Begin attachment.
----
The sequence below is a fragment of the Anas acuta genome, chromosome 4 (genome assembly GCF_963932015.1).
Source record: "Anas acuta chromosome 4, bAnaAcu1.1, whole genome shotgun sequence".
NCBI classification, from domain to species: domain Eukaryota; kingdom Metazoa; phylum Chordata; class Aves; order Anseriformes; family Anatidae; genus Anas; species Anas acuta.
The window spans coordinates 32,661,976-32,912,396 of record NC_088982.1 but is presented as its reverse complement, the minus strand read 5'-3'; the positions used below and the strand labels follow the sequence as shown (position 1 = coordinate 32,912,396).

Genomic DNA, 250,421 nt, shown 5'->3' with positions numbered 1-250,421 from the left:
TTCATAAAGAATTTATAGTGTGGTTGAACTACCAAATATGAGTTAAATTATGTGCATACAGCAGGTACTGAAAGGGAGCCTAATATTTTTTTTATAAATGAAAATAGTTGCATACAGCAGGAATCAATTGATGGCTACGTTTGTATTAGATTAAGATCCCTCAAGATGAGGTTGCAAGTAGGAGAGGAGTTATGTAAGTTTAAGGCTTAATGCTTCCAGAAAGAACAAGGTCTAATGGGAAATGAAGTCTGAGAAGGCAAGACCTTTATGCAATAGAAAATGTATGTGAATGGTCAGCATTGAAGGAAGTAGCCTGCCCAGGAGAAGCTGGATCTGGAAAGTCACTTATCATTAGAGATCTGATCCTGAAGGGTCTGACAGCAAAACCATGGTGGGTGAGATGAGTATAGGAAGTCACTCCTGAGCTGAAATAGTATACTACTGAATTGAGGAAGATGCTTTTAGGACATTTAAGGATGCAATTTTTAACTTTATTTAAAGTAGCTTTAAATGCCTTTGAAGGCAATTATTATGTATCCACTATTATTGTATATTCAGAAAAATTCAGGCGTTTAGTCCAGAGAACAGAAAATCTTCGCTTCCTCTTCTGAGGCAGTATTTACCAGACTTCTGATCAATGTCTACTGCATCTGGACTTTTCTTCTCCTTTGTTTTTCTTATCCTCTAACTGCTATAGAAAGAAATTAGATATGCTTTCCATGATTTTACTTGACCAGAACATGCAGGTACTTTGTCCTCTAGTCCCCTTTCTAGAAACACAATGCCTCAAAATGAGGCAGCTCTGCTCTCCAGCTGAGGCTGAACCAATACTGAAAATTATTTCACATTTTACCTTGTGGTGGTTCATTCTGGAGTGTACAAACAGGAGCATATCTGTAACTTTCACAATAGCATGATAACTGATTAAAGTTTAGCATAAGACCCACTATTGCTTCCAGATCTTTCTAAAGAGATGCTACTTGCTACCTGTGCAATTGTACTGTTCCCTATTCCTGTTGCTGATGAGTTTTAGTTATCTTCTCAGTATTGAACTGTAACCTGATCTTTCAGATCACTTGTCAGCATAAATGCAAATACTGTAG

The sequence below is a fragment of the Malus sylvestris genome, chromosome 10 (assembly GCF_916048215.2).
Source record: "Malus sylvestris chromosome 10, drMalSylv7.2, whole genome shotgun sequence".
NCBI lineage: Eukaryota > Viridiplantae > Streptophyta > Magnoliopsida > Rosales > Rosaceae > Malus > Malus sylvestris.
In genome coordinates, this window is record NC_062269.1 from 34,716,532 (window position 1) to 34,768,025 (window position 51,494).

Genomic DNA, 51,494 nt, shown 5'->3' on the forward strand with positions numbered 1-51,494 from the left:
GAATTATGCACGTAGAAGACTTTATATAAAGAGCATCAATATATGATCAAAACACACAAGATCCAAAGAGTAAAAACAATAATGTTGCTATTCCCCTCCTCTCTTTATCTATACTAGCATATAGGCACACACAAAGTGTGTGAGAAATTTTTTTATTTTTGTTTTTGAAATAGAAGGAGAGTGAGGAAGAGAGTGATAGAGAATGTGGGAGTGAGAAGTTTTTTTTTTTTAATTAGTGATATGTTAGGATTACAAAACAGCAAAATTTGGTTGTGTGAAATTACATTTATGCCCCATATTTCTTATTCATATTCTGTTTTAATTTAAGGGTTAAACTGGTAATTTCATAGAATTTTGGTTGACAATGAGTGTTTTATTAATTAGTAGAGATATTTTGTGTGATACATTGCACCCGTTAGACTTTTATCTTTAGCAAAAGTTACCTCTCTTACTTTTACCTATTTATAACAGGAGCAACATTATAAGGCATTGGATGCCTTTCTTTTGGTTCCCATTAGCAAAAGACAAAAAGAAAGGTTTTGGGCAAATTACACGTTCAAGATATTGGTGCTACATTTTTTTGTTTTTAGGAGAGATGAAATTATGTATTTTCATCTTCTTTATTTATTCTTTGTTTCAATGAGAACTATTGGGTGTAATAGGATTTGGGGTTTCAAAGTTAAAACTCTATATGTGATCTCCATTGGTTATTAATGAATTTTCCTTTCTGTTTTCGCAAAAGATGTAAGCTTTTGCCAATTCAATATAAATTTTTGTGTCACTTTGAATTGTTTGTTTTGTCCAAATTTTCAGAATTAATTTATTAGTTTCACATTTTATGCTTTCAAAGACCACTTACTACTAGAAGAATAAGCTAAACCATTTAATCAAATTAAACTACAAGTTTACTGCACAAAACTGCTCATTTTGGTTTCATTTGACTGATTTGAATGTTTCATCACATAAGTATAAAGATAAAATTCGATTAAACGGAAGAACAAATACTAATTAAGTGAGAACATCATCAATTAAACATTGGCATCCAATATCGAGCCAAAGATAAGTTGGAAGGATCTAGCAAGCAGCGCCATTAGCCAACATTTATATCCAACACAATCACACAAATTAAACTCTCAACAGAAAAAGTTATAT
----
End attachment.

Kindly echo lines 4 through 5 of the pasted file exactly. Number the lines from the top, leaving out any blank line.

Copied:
The window spans coordinates 32,661,976-32,912,396 of record NC_088982.1 but is presented as its reverse complement, the minus strand read 5'-3'; the positions used below and the strand labels follow the sequence as shown (position 1 = coordinate 32,912,396).

Genomic DNA, 250,421 nt, shown 5'->3' with positions numbered 1-250,421 from the left: